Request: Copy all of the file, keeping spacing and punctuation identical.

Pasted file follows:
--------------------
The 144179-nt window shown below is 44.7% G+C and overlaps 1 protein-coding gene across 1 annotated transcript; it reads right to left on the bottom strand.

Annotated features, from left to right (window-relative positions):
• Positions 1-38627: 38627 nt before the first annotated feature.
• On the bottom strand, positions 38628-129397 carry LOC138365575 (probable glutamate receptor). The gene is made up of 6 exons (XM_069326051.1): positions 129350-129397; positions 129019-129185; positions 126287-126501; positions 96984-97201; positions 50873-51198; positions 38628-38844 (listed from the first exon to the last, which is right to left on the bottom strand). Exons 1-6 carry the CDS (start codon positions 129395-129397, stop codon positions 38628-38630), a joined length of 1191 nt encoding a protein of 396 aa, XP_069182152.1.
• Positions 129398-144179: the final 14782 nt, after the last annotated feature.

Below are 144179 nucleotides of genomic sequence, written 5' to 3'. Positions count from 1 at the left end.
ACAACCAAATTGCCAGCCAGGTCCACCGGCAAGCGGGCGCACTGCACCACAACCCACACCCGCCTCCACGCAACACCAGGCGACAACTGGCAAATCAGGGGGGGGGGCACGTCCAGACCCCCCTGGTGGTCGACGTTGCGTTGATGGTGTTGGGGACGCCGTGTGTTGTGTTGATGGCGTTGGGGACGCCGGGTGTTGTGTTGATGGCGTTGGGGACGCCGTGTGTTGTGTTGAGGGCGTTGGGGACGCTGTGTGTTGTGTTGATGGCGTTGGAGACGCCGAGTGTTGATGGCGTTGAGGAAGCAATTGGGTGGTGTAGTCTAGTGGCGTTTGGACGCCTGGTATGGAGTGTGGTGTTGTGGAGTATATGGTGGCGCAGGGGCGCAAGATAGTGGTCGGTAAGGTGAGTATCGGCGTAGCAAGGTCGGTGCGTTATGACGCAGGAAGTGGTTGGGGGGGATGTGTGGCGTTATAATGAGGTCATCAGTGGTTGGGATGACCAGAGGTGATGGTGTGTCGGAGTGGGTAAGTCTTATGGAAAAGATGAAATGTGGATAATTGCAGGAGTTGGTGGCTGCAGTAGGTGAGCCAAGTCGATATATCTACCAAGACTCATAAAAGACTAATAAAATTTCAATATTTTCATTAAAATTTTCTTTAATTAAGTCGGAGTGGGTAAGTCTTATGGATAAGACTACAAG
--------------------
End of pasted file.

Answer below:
The 144179-nt window shown below is 44.7% G+C and overlaps 1 protein-coding gene across 1 annotated transcript; it reads right to left on the bottom strand.

Annotated features, from left to right (window-relative positions):
• Positions 1-38627: 38627 nt before the first annotated feature.
• On the bottom strand, positions 38628-129397 carry LOC138365575 (probable glutamate receptor). The gene is made up of 6 exons (XM_069326051.1): positions 129350-129397; positions 129019-129185; positions 126287-126501; positions 96984-97201; positions 50873-51198; positions 38628-38844 (listed from the first exon to the last, which is right to left on the bottom strand). Exons 1-6 carry the CDS (start codon positions 129395-129397, stop codon positions 38628-38630), a joined length of 1191 nt encoding a protein of 396 aa, XP_069182152.1.
• Positions 129398-144179: the final 14782 nt, after the last annotated feature.

Below are 144179 nucleotides of genomic sequence, written 5' to 3'. Positions count from 1 at the left end.
ACAACCAAATTGCCAGCCAGGTCCACCGGCAAGCGGGCGCACTGCACCACAACCCACACCCGCCTCCACGCAACACCAGGCGACAACTGGCAAATCAGGGGGGGGGGCACGTCCAGACCCCCCTGGTGGTCGACGTTGCGTTGATGGTGTTGGGGACGCCGTGTGTTGTGTTGATGGCGTTGGGGACGCCGGGTGTTGTGTTGATGGCGTTGGGGACGCCGTGTGTTGTGTTGAGGGCGTTGGGGACGCTGTGTGTTGTGTTGATGGCGTTGGAGACGCCGAGTGTTGATGGCGTTGAGGAAGCAATTGGGTGGTGTAGTCTAGTGGCGTTTGGACGCCTGGTATGGAGTGTGGTGTTGTGGAGTATATGGTGGCGCAGGGGCGCAAGATAGTGGTCGGTAAGGTGAGTATCGGCGTAGCAAGGTCGGTGCGTTATGACGCAGGAAGTGGTTGGGGGGGATGTGTGGCGTTATAATGAGGTCATCAGTGGTTGGGATGACCAGAGGTGATGGTGTGTCGGAGTGGGTAAGTCTTATGGAAAAGATGAAATGTGGATAATTGCAGGAGTTGGTGGCTGCAGTAGGTGAGCCAAGTCGATATATCTACCAAGACTCATAAAAGACTAATAAAATTTCAATATTTTCATTAAAATTTTCTTTAATTAAGTCGGAGTGGGTAAGTCTTATGGATAAGACTACAAG